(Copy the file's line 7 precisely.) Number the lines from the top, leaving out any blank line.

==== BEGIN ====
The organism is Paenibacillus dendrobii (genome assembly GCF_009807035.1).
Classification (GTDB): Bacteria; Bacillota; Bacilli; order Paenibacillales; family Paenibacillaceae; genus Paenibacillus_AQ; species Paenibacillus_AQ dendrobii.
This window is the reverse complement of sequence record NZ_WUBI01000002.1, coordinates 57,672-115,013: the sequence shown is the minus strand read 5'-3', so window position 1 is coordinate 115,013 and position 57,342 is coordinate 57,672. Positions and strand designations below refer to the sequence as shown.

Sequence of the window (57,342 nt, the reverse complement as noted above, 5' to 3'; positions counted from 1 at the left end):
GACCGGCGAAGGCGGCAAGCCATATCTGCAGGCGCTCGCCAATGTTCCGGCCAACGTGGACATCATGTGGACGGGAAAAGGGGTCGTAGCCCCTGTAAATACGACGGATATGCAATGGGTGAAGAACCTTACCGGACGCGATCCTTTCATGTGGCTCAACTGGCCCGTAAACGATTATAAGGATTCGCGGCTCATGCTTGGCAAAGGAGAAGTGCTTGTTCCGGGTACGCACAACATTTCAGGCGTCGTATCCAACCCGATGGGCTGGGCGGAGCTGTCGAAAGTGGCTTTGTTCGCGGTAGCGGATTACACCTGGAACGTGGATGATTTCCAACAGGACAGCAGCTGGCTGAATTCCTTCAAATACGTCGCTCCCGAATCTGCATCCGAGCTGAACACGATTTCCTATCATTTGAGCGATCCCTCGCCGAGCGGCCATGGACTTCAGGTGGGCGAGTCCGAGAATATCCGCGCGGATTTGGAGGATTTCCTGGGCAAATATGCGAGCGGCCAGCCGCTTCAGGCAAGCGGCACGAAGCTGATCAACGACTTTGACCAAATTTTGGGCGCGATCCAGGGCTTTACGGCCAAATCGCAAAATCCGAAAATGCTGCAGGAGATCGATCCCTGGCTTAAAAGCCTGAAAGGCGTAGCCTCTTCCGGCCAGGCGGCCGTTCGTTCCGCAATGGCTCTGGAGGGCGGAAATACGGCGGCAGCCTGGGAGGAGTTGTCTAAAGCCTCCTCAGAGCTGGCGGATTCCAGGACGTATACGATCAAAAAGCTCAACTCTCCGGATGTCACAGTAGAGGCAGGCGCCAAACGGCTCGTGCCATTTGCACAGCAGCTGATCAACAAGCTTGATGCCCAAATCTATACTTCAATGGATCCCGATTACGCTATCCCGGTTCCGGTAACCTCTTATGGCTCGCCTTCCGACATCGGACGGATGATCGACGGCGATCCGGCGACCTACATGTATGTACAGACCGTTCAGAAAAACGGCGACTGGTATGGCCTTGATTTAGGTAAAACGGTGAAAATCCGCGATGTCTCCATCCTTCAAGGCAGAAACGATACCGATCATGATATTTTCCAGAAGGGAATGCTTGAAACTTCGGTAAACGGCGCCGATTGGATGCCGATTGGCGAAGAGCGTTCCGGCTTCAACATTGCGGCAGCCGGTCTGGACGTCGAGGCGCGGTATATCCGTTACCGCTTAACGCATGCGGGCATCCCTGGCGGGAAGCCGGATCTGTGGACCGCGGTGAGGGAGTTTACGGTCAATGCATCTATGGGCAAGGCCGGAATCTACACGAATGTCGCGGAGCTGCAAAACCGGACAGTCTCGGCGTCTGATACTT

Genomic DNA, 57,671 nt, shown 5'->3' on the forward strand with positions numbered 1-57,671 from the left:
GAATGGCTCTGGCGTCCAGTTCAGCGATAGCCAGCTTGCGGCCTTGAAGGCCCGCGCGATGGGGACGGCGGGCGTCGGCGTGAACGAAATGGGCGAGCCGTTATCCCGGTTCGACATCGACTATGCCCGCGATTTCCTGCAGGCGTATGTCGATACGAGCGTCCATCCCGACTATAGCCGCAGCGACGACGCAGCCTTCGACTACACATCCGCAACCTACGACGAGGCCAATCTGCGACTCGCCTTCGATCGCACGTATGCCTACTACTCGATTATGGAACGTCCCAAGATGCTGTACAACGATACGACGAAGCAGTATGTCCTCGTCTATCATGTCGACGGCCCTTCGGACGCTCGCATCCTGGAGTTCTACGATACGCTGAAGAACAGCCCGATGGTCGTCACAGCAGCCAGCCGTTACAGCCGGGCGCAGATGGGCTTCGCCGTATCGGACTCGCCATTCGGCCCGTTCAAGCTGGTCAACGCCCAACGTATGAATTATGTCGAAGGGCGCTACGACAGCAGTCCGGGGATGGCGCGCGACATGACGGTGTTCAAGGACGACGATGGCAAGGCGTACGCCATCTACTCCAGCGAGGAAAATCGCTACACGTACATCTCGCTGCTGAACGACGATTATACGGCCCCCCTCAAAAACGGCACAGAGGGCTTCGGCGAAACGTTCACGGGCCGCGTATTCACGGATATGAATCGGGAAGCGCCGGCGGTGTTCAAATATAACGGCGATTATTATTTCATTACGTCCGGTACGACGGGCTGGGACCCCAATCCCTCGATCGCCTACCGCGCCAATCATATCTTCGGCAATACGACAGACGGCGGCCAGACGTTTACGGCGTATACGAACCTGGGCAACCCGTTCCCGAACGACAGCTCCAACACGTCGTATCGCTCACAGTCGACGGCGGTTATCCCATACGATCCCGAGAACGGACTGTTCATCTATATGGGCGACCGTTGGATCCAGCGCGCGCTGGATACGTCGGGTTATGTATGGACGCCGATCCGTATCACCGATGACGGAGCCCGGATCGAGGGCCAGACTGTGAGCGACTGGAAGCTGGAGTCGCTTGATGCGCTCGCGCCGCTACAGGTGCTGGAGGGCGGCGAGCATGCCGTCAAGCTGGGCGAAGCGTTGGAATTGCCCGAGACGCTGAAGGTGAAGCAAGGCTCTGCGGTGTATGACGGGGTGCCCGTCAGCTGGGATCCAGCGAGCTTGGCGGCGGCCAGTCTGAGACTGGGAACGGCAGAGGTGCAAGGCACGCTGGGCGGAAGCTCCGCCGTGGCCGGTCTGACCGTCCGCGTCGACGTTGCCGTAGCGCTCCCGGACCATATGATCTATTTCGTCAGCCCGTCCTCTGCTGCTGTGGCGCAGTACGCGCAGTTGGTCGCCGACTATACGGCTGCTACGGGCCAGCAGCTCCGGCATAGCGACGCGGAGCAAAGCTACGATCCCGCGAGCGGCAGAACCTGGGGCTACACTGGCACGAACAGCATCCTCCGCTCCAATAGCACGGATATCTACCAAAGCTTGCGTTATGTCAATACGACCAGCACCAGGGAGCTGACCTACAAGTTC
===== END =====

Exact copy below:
GAATGGCTCTGGCGTCCAGTTCAGCGATAGCCAGCTTGCGGCCTTGAAGGCCCGCGCGATGGGGACGGCGGGCGTCGGCGTGAACGAAATGGGCGAGCCGTTATCCCGGTTCGACATCGACTATGCCCGCGATTTCCTGCAGGCGTATGTCGATACGAGCGTCCATCCCGACTATAGCCGCAGCGACGACGCAGCCTTCGACTACACATCCGCAACCTACGACGAGGCCAATCTGCGACTCGCCTTCGATCGCACGTATGCCTACTACTCGATTATGGAACGTCCCAAGATGCTGTACAACGATACGACGAAGCAGTATGTCCTCGTCTATCATGTCGACGGCCCTTCGGACGCTCGCATCCTGGAGTTCTACGATACGCTGAAGAACAGCCCGATGGTCGTCACAGCAGCCAGCCGTTACAGCCGGGCGCAGATGGGCTTCGCCGTATCGGACTCGCCATTCGGCCCGTTCAAGCTGGTCAACGCCCAACGTATGAATTATGTCGAAGGGCGCTACGACAGCAGTCCGGGGATGGCGCGCGACATGACGGTGTTCAAGGACGACGATGGCAAGGCGTACGCCATCTACTCCAGCGAGGAAAATCGCTACACGTACATCTCGCTGCTGAACGACGATTATACGGCCCCCCTCAAAAACGGCACAGAGGGCTTCGGCGAAACGTTCACGGGCCGCGTATTCACGGATATGAATCGGGAAGCGCCGGCGGTGTTCAAATATAACGGCGATTATTATTTCATTACGTCCGGTACGACGGGCTGGGACCCCAATCCCTCGATCGCCTACCGCGCCAATCATATCTTCGGCAATACGACAGACGGCGGCCAGACGTTTACGGCGTATACGAACCTGGGCAACCCGTTCCCGAACGACAGCTCCAACACGTCGTATCGCTCACAGTCGACGGCGGTTATCCCATACGATCCCGAGAACGGACTGTTCATCTATATGGGCGACCGTTGGATCCAGCGCGCGCTGGATACGTCGGGTTATGTATGGACGCCGATCCGTATCACCGATGACGGAGCCCGGATCGAGGGCCAGACTGTGAGCGACTGGAAGCTGGAGTCGCTTGATGCGCTCGCGCCGCTACAGGTGCTGGAGGGCGGCGAGCATGCCGTCAAGCTGGGCGAAGCGTTGGAATTGCCCGAGACGCTGAAGGTGAAGCAAGGCTCTGCGGTGTATGACGGGGTGCCCGTCAGCTGGGATCCAGCGAGCTTGGCGGCGGCCAGTCTGAGACTGGGAACGGCAGAGGTGCAAGGCACGCTGGGCGGAAGCTCCGCCGTGGCCGGTCTGACCGTCCGCGTCGACGTTGCCGTAGCGCTCCCGGACCATATGATCTATTTCGTCAGCCCGTCCTCTGCTGCTGTGGCGCAGTACGCGCAGTTGGTCGCCGACTATACGGCTGCTACGGGCCAGCAGCTCCGGCATAGCGACGCGGAGCAAAGCTACGATCCCGCGAGCGGCAGAACCTGGGGCTACACTGGCACGAACAGCATCCTCCGCTCCAATAGCACGGATATCTACCAAAGCTTGCGTTATGTCAATACGACCAGCACCAGGGAGCTGACCTACAAGTTC